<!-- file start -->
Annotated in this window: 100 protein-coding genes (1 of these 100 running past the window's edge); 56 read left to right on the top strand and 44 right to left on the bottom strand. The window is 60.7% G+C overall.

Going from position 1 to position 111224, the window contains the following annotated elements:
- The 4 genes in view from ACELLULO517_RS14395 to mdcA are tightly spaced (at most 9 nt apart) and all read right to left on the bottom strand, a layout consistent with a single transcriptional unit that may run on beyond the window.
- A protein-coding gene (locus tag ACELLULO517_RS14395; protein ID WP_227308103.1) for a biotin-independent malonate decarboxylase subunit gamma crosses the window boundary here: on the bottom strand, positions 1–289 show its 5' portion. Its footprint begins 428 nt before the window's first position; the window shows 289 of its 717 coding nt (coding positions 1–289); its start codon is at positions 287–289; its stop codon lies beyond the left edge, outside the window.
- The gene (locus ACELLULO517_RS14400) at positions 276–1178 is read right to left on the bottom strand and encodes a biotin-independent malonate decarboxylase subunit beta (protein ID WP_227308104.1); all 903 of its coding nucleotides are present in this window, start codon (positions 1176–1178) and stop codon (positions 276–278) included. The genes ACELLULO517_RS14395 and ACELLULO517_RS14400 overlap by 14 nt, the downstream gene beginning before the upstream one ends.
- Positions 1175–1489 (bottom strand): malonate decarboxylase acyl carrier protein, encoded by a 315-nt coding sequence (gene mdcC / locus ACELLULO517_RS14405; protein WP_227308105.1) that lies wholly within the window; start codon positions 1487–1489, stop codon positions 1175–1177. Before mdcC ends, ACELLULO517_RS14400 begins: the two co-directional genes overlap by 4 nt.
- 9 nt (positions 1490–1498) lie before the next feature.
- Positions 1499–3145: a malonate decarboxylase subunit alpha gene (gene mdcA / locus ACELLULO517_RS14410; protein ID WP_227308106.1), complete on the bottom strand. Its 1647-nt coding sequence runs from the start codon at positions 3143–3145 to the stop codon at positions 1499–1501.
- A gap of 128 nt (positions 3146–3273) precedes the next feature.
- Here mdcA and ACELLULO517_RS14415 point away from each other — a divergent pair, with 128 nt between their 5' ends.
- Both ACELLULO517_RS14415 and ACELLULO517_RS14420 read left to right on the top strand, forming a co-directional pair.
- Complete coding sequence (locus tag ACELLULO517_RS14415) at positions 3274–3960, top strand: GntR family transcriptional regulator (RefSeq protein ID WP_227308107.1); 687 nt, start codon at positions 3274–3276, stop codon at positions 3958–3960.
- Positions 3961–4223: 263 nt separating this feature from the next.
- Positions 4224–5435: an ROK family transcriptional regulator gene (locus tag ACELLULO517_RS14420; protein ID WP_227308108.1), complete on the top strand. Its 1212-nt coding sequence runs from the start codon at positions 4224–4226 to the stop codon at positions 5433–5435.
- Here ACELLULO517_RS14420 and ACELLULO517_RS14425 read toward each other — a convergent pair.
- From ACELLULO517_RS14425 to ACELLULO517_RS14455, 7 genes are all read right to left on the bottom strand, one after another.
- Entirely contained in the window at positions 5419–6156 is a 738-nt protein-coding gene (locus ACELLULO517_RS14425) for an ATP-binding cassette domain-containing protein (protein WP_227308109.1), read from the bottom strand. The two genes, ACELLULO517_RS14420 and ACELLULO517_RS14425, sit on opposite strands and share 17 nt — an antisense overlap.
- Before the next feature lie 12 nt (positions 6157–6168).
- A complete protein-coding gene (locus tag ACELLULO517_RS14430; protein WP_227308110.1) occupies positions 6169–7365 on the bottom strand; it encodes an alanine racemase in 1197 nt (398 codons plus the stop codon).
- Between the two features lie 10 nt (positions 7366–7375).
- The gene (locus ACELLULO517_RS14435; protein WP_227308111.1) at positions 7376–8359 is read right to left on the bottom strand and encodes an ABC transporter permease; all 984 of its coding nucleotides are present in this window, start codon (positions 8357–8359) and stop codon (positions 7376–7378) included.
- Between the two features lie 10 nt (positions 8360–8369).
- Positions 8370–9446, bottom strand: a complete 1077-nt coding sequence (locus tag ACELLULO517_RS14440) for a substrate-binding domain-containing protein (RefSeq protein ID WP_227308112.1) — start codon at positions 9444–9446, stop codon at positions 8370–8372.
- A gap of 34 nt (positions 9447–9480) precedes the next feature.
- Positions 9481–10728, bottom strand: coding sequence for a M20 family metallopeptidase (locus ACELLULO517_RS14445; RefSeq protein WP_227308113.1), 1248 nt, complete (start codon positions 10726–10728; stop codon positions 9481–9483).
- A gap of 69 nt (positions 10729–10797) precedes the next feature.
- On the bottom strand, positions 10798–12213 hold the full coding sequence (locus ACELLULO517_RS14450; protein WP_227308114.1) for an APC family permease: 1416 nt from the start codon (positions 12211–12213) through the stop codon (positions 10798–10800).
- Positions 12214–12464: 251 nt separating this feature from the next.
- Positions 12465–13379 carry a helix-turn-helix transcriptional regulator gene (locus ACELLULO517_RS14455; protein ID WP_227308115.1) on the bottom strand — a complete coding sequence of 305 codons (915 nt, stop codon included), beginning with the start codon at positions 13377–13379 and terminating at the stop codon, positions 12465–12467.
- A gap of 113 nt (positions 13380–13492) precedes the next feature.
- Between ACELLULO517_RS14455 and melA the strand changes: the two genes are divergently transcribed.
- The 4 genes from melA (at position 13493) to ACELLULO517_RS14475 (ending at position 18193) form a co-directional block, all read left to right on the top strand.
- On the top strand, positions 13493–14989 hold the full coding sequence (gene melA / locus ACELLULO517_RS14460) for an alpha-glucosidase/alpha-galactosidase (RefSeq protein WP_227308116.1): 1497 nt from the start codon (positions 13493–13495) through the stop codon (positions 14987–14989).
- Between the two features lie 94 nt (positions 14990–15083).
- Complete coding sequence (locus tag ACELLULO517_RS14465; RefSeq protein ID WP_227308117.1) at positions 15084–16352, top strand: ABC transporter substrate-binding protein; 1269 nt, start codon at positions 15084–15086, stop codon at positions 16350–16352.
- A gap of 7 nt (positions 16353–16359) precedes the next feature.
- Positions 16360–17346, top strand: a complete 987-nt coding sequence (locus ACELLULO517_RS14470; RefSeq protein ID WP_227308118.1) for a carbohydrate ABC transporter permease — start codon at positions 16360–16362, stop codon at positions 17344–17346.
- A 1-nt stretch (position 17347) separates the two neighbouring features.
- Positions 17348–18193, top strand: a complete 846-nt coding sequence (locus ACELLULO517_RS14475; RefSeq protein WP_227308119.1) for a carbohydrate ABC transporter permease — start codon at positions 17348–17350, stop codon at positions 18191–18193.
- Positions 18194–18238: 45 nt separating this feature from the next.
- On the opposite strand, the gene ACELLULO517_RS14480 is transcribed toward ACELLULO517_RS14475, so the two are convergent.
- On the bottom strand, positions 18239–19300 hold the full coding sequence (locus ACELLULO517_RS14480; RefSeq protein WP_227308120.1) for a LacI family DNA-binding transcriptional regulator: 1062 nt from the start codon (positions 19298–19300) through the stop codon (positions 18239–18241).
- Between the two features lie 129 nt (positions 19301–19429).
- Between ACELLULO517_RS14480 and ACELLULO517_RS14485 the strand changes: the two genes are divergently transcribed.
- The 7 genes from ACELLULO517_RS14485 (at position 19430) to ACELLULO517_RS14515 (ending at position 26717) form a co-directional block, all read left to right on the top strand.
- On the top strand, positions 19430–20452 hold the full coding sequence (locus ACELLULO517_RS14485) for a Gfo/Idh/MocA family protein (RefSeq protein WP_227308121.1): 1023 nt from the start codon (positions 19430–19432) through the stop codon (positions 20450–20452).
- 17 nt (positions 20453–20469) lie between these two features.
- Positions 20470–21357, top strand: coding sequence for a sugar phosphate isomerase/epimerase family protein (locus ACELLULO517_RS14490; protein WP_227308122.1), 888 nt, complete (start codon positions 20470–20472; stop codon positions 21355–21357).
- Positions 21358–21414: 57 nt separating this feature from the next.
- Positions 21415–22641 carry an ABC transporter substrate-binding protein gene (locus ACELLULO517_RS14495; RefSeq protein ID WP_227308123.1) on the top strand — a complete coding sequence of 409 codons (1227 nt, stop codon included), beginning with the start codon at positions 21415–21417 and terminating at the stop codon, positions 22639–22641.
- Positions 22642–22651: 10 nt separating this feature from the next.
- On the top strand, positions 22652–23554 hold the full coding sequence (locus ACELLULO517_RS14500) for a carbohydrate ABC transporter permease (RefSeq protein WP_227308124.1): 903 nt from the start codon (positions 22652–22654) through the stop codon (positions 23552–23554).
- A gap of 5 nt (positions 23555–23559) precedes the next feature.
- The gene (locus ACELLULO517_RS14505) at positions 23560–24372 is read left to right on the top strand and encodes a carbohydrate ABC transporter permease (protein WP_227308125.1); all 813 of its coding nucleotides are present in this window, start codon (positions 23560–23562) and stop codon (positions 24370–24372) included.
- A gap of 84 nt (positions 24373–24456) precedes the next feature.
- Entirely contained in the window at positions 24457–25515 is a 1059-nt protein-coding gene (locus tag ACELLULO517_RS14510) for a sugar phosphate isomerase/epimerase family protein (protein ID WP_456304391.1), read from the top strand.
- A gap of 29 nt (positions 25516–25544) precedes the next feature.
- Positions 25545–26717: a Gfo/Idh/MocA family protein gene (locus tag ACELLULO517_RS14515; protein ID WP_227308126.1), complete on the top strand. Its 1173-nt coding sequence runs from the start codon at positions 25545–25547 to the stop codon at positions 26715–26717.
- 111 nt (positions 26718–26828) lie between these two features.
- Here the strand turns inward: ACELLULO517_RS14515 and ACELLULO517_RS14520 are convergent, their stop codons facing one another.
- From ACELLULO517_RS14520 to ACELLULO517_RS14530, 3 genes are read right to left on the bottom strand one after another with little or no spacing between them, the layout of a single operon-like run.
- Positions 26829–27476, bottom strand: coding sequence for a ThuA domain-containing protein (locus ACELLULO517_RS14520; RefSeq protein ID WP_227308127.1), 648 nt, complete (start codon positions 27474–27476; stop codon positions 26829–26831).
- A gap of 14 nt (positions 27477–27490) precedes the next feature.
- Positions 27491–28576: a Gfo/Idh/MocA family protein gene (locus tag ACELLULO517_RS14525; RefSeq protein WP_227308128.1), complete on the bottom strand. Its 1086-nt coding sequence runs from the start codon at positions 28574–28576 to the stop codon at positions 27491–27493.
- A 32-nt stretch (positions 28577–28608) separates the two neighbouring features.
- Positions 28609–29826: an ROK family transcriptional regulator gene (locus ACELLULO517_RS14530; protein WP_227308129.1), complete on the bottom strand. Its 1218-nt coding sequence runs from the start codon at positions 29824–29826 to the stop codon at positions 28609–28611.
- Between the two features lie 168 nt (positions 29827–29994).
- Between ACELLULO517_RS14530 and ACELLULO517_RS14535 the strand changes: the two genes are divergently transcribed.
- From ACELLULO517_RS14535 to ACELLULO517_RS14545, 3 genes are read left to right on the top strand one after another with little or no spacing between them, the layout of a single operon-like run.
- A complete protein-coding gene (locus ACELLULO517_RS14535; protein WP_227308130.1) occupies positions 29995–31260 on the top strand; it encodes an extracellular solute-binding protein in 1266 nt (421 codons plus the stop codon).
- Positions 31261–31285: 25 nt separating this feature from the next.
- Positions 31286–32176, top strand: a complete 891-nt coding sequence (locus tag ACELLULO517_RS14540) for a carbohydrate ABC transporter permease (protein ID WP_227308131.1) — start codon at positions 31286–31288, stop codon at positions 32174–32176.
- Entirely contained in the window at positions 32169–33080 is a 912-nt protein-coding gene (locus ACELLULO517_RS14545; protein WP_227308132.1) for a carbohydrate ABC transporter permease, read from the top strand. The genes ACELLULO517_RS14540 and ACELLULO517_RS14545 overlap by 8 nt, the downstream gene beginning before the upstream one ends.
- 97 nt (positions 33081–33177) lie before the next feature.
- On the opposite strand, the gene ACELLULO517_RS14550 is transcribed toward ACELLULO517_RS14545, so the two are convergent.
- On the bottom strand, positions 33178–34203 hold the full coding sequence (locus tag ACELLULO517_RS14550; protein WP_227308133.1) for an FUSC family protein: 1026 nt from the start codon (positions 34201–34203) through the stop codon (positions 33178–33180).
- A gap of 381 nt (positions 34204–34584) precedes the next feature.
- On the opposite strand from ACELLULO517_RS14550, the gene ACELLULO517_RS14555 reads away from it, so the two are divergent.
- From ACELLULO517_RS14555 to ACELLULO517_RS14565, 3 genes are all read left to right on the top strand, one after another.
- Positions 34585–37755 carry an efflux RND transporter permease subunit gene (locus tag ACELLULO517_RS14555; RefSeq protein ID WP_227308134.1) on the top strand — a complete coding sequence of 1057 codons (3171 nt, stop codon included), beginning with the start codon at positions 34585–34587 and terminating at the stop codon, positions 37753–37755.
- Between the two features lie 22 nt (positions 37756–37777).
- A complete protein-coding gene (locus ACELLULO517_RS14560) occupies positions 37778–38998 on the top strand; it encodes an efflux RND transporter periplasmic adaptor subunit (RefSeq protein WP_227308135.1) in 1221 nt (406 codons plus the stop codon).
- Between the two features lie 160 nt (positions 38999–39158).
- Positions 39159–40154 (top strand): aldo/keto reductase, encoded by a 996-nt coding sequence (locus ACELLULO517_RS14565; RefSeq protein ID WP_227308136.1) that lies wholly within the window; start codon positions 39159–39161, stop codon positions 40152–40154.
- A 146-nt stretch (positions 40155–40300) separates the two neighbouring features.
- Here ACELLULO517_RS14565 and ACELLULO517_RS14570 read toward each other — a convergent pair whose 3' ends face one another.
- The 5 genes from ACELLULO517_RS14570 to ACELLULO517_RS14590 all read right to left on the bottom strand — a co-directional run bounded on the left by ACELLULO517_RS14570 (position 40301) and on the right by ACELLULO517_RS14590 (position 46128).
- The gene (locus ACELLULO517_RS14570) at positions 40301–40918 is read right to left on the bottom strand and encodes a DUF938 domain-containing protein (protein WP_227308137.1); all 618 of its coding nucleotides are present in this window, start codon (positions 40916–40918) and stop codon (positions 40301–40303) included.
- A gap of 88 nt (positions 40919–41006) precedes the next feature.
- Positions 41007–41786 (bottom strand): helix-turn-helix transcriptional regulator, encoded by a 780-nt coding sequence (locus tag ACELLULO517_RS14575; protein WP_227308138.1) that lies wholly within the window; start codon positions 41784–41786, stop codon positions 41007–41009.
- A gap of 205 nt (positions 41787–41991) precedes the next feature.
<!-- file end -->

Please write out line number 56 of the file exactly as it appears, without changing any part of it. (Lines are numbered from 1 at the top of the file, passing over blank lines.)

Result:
- Entirely contained in the window at positions 24457–25515 is a 1059-nt protein-coding gene (locus tag ACELLULO517_RS14510) for a sugar phosphate isomerase/epimerase family protein (protein ID WP_456304391.1), read from the top strand.